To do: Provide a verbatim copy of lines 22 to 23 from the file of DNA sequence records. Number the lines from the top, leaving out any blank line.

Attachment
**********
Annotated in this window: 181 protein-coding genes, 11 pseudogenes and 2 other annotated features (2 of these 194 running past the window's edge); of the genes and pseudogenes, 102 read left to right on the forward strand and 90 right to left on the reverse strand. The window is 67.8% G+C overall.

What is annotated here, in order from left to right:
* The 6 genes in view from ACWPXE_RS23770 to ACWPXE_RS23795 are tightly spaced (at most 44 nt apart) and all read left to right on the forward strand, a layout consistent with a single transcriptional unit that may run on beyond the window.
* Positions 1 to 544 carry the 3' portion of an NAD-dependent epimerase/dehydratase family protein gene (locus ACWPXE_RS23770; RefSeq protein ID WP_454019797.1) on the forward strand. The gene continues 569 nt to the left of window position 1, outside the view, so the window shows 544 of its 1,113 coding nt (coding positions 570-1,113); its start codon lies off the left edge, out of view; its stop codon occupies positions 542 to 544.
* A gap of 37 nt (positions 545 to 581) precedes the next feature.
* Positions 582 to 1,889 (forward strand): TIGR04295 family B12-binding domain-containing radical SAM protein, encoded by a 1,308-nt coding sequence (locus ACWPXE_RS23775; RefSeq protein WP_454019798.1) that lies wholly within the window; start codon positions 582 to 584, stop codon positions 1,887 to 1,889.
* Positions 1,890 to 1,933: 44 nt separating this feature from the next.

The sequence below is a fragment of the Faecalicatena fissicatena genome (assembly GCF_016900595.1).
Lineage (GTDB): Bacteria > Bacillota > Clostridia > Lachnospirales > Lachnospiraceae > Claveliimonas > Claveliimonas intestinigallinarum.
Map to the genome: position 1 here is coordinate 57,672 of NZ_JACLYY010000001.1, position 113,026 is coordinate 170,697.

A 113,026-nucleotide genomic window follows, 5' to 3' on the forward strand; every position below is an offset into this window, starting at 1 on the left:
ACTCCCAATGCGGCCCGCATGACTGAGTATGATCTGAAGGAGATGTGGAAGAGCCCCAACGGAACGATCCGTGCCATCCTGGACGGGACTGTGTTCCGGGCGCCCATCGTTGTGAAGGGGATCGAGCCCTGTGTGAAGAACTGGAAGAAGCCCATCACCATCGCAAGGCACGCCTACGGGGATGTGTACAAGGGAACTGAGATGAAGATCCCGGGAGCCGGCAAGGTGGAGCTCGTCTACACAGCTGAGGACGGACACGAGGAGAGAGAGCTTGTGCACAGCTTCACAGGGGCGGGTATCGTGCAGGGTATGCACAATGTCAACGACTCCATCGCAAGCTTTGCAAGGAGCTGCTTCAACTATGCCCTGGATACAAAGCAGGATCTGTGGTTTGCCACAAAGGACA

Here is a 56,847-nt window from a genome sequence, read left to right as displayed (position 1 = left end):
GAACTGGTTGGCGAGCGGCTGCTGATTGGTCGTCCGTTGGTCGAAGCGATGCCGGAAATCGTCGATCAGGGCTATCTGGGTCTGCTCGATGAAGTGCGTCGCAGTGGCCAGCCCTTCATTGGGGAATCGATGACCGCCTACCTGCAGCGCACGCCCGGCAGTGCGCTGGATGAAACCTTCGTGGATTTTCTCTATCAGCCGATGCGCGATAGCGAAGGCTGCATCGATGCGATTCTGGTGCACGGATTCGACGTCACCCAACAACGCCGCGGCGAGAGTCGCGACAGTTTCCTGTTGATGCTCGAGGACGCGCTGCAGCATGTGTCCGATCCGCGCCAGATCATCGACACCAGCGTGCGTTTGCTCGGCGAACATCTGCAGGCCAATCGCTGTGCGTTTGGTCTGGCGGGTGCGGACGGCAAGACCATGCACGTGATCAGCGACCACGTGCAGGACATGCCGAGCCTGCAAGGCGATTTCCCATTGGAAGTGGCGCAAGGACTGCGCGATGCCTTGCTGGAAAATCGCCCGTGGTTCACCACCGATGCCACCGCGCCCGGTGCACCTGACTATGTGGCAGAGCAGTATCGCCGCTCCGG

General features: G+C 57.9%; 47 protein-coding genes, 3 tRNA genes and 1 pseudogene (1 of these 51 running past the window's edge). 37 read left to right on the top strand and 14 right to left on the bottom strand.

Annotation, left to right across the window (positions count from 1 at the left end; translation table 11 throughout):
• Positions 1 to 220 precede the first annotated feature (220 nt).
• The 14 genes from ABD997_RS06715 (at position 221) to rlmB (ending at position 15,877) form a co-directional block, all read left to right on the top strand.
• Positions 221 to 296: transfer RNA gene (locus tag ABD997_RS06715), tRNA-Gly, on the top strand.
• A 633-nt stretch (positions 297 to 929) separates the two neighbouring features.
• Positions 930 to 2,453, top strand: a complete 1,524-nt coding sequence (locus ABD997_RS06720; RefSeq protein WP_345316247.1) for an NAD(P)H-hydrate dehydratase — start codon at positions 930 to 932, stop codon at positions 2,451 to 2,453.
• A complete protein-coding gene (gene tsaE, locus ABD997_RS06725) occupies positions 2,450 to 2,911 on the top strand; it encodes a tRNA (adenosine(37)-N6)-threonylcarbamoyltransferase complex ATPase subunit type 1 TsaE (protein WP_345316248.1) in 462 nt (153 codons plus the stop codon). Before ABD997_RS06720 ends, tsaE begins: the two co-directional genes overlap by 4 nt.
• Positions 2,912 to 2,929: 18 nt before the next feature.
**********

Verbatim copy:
• A complete protein-coding gene (gene tsaE, locus ABD997_RS06725) occupies positions 2,450 to 2,911 on the top strand; it encodes a tRNA (adenosine(37)-N6)-threonylcarbamoyltransferase complex ATPase subunit type 1 TsaE (protein WP_345316248.1) in 462 nt (153 codons plus the stop codon). Before ABD997_RS06720 ends, tsaE begins: the two co-directional genes overlap by 4 nt.
• Positions 2,912 to 2,929: 18 nt before the next feature.